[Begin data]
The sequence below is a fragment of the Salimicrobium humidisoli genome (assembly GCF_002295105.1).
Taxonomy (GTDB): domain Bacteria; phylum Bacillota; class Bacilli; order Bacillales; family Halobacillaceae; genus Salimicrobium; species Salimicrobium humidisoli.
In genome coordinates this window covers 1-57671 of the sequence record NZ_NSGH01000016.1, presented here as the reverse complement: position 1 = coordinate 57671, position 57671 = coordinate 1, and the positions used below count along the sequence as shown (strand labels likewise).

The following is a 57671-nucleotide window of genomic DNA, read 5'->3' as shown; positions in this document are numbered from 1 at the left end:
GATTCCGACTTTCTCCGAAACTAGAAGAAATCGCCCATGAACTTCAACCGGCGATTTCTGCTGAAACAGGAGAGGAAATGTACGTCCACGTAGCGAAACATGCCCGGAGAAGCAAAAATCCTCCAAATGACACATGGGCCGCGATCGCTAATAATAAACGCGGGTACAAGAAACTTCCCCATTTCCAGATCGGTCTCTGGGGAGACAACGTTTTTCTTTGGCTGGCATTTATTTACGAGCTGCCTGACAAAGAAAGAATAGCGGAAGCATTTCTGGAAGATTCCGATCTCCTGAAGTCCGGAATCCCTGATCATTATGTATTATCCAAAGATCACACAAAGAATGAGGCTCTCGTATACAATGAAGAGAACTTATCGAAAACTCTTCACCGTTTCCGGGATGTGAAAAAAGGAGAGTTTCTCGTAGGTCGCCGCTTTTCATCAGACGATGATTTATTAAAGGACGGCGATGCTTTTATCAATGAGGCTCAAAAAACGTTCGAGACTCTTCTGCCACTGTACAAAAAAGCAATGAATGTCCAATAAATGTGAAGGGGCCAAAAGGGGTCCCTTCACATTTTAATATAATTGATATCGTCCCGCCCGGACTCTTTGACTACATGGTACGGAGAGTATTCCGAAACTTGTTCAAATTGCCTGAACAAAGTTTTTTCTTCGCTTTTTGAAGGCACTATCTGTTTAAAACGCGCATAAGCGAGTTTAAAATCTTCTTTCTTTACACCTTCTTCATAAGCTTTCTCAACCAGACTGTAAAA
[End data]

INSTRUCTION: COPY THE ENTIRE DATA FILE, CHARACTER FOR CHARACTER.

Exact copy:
The sequence below is a fragment of the Salimicrobium humidisoli genome (assembly GCF_002295105.1).
Taxonomy (GTDB): domain Bacteria; phylum Bacillota; class Bacilli; order Bacillales; family Halobacillaceae; genus Salimicrobium; species Salimicrobium humidisoli.
In genome coordinates this window covers 1-57671 of the sequence record NZ_NSGH01000016.1, presented here as the reverse complement: position 1 = coordinate 57671, position 57671 = coordinate 1, and the positions used below count along the sequence as shown (strand labels likewise).

The following is a 57671-nucleotide window of genomic DNA, read 5'->3' as shown; positions in this document are numbered from 1 at the left end:
GATTCCGACTTTCTCCGAAACTAGAAGAAATCGCCCATGAACTTCAACCGGCGATTTCTGCTGAAACAGGAGAGGAAATGTACGTCCACGTAGCGAAACATGCCCGGAGAAGCAAAAATCCTCCAAATGACACATGGGCCGCGATCGCTAATAATAAACGCGGGTACAAGAAACTTCCCCATTTCCAGATCGGTCTCTGGGGAGACAACGTTTTTCTTTGGCTGGCATTTATTTACGAGCTGCCTGACAAAGAAAGAATAGCGGAAGCATTTCTGGAAGATTCCGATCTCCTGAAGTCCGGAATCCCTGATCATTATGTATTATCCAAAGATCACACAAAGAATGAGGCTCTCGTATACAATGAAGAGAACTTATCGAAAACTCTTCACCGTTTCCGGGATGTGAAAAAAGGAGAGTTTCTCGTAGGTCGCCGCTTTTCATCAGACGATGATTTATTAAAGGACGGCGATGCTTTTATCAATGAGGCTCAAAAAACGTTCGAGACTCTTCTGCCACTGTACAAAAAAGCAATGAATGTCCAATAAATGTGAAGGGGCCAAAAGGGGTCCCTTCACATTTTAATATAATTGATATCGTCCCGCCCGGACTCTTTGACTACATGGTACGGAGAGTATTCCGAAACTTGTTCAAATTGCCTGAACAAAGTTTTTTCTTCGCTTTTTGAAGGCACTATCTGTTTAAAACGCGCATAAGCGAGTTTAAAATCTTCTTTCTTTACACCTTCTTCATAAGCTTTCTCAACCAGACTGTAAAA